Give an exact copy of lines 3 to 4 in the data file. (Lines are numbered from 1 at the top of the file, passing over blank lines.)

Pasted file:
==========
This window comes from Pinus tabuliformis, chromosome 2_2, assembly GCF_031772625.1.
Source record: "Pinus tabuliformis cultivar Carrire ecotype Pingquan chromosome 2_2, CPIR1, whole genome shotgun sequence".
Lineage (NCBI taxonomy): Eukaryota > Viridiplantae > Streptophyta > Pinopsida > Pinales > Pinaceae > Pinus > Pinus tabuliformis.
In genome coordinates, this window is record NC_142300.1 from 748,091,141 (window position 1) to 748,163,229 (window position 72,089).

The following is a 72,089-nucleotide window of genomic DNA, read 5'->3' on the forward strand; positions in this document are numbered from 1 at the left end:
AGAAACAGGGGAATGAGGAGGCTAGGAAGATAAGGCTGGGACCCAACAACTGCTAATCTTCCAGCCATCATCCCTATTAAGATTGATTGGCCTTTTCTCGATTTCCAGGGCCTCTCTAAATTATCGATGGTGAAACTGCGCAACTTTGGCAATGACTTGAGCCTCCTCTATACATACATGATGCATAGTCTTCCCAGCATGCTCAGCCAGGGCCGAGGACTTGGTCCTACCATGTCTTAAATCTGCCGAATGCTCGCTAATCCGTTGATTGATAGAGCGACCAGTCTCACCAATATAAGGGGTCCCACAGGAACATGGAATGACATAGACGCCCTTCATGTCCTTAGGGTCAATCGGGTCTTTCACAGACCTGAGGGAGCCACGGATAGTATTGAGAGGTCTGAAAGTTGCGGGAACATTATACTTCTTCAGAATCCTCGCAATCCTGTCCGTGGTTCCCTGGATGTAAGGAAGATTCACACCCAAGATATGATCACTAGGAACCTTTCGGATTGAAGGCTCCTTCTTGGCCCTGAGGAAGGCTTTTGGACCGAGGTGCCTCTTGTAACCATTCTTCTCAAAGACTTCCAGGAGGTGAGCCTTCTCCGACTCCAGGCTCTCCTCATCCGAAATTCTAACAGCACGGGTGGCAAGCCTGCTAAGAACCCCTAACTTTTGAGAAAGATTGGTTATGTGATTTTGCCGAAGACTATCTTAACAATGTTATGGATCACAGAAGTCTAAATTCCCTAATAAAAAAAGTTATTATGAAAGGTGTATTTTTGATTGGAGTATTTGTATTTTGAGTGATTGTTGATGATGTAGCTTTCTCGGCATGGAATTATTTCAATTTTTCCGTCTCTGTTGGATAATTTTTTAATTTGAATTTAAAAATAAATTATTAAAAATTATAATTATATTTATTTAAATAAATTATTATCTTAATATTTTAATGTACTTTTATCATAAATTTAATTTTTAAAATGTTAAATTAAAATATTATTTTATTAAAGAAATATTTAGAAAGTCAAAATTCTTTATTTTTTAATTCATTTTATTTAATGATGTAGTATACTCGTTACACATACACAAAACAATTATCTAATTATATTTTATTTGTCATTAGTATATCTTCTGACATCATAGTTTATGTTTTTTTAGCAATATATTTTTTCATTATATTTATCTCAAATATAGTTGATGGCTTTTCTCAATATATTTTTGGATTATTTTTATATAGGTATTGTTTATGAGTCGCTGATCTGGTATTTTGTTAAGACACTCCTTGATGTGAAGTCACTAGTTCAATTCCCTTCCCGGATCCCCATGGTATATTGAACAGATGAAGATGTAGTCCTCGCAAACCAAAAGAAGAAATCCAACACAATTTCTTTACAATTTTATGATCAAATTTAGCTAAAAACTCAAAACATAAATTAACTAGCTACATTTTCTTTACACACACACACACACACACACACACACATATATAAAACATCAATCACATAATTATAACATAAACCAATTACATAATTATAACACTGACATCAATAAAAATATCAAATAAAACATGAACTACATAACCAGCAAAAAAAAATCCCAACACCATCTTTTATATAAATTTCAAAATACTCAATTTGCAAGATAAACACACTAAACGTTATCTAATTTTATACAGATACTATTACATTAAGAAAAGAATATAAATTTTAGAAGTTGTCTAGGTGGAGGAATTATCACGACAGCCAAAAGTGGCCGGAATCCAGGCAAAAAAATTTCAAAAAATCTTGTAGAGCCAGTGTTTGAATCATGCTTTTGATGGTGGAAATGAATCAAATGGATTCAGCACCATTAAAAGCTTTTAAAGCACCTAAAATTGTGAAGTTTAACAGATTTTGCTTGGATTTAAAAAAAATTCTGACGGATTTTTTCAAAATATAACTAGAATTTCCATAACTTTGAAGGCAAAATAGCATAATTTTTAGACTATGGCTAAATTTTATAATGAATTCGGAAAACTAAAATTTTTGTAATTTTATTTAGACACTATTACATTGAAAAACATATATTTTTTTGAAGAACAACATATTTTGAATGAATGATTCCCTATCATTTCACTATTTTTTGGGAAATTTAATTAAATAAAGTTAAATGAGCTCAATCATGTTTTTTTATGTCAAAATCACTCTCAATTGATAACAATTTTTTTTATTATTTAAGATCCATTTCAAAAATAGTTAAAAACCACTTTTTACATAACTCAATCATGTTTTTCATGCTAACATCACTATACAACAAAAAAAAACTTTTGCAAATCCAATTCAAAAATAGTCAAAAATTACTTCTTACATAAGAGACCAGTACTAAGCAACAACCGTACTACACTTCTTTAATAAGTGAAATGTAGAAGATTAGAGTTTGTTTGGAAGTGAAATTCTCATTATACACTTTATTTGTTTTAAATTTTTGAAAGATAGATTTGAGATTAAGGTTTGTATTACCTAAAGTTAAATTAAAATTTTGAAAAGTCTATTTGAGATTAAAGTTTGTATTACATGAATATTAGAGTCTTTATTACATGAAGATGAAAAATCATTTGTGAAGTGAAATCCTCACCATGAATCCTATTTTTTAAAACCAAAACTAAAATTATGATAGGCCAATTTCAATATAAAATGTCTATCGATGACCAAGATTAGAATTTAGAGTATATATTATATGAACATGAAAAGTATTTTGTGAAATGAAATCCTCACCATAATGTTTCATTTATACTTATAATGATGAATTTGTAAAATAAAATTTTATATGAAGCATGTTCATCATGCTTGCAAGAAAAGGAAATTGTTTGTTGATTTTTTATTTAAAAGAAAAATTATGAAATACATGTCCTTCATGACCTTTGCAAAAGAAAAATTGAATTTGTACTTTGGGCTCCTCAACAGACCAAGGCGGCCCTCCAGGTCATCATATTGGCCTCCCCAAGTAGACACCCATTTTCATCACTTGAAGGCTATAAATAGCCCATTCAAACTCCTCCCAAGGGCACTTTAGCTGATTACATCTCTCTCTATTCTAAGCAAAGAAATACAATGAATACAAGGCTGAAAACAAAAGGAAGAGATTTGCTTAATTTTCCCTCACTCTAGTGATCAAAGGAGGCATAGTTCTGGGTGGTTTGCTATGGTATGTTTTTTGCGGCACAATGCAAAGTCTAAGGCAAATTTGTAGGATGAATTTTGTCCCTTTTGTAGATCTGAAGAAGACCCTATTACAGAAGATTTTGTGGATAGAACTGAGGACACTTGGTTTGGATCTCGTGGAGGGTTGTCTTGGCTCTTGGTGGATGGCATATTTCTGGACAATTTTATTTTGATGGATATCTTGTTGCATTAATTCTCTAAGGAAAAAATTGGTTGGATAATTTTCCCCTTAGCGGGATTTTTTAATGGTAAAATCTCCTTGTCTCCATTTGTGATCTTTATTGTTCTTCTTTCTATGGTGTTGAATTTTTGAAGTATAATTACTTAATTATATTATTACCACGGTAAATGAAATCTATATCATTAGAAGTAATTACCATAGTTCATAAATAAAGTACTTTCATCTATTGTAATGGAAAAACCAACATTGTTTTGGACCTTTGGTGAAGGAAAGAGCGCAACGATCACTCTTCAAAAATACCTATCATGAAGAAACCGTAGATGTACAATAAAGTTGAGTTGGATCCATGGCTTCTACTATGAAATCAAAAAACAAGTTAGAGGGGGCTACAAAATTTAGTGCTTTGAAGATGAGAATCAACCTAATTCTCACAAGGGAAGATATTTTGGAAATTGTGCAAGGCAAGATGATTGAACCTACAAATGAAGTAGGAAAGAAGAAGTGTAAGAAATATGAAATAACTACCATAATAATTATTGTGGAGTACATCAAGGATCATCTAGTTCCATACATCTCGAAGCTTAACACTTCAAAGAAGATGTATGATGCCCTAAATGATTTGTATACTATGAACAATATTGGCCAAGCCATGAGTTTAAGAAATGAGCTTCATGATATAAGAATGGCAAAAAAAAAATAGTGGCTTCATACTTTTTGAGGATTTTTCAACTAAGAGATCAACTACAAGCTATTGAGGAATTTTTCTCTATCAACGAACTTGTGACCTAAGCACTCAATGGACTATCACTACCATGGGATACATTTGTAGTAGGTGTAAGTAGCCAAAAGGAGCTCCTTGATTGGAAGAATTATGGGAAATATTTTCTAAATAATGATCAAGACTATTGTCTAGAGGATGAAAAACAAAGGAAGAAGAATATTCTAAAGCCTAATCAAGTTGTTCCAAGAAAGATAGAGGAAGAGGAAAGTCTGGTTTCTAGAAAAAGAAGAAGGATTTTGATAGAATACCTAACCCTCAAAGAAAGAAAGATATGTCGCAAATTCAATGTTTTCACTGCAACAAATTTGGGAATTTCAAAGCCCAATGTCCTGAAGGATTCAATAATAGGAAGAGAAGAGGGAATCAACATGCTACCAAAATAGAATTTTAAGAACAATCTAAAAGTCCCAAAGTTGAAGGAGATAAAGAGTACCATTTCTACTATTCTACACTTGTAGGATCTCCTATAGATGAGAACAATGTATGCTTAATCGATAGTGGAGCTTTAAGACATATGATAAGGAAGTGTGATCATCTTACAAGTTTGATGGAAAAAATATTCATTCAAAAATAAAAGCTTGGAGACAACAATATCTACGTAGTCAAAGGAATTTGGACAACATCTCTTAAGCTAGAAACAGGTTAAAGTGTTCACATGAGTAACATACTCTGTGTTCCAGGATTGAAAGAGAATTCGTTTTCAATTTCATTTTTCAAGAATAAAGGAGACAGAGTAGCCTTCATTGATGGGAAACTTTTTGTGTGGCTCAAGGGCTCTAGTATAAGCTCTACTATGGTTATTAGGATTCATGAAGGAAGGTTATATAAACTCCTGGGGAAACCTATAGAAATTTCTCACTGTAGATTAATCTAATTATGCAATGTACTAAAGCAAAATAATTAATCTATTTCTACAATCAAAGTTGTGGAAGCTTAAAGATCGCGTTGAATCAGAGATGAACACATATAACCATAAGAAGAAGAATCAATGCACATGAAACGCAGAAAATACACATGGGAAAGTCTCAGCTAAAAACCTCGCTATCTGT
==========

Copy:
Lineage (NCBI taxonomy): Eukaryota > Viridiplantae > Streptophyta > Pinopsida > Pinales > Pinaceae > Pinus > Pinus tabuliformis.
In genome coordinates, this window is record NC_142300.1 from 748,091,141 (window position 1) to 748,163,229 (window position 72,089).